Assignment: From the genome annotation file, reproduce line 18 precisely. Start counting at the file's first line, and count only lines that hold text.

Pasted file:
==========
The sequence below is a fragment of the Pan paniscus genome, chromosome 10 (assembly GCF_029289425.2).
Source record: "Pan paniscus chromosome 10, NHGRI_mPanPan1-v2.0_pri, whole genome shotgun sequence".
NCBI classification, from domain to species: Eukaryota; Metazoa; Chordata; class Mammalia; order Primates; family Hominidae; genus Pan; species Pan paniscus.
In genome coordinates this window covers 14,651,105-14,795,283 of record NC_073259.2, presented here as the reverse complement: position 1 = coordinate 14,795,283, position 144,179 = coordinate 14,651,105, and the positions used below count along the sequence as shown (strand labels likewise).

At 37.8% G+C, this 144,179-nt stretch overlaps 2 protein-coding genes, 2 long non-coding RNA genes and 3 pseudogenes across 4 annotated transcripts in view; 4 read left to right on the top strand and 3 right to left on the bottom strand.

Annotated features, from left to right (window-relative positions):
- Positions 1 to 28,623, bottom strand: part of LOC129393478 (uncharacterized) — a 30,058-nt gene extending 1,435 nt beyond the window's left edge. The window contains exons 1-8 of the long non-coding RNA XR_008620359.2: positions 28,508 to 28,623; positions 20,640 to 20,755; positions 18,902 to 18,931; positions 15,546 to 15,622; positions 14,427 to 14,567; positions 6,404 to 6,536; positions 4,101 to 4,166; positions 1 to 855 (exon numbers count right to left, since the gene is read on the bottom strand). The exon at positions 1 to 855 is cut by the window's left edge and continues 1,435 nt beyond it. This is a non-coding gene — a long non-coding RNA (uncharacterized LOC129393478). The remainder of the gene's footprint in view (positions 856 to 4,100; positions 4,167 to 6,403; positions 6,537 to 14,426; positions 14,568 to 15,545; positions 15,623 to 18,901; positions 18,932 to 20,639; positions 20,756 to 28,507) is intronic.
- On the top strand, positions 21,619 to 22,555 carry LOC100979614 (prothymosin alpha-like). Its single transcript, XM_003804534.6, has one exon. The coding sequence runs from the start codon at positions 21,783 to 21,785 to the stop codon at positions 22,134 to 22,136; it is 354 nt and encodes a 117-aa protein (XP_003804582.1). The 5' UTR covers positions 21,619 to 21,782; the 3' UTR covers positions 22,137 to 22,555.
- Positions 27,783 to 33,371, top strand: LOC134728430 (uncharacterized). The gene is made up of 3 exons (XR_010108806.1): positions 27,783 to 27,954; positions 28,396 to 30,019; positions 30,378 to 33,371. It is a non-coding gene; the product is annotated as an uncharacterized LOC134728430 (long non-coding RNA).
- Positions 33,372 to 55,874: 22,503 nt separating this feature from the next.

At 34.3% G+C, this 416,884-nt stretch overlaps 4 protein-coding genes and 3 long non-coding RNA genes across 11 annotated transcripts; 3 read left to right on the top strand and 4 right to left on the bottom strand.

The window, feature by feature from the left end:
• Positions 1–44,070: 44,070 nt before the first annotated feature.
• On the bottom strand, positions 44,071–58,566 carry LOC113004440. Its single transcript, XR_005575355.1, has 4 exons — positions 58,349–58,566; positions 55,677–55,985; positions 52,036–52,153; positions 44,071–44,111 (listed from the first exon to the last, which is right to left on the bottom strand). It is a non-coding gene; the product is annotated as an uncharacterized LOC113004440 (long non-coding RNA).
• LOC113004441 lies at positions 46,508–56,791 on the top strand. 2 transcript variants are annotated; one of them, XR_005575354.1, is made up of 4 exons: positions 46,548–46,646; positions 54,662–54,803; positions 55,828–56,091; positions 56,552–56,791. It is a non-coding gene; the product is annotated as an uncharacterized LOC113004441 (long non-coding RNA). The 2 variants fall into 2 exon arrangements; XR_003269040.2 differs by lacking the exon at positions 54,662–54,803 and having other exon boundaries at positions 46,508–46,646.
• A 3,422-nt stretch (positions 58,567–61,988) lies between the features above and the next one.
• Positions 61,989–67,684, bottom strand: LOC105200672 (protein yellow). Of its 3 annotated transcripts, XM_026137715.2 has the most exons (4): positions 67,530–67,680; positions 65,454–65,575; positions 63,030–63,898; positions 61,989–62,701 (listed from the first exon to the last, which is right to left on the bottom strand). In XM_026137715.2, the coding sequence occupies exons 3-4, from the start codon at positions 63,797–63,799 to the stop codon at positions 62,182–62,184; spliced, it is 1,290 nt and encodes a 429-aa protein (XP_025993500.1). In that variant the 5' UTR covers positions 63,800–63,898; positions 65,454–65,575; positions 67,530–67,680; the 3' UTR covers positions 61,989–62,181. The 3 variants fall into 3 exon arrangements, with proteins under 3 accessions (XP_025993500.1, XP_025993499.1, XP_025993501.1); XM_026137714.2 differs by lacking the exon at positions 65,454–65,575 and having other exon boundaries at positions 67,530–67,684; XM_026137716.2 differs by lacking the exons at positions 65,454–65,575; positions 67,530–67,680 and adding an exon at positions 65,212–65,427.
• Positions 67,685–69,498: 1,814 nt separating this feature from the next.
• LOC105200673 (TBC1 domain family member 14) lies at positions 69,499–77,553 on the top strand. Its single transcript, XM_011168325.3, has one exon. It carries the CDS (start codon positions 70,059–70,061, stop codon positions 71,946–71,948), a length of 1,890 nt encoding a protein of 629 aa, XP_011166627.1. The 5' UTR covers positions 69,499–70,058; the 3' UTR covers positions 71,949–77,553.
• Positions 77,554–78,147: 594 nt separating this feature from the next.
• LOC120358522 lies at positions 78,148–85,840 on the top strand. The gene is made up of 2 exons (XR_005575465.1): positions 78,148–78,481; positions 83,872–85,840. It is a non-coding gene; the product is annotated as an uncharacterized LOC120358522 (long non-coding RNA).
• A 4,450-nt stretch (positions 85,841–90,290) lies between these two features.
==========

• Positions 67,685–69,498: 1,814 nt separating this feature from the next.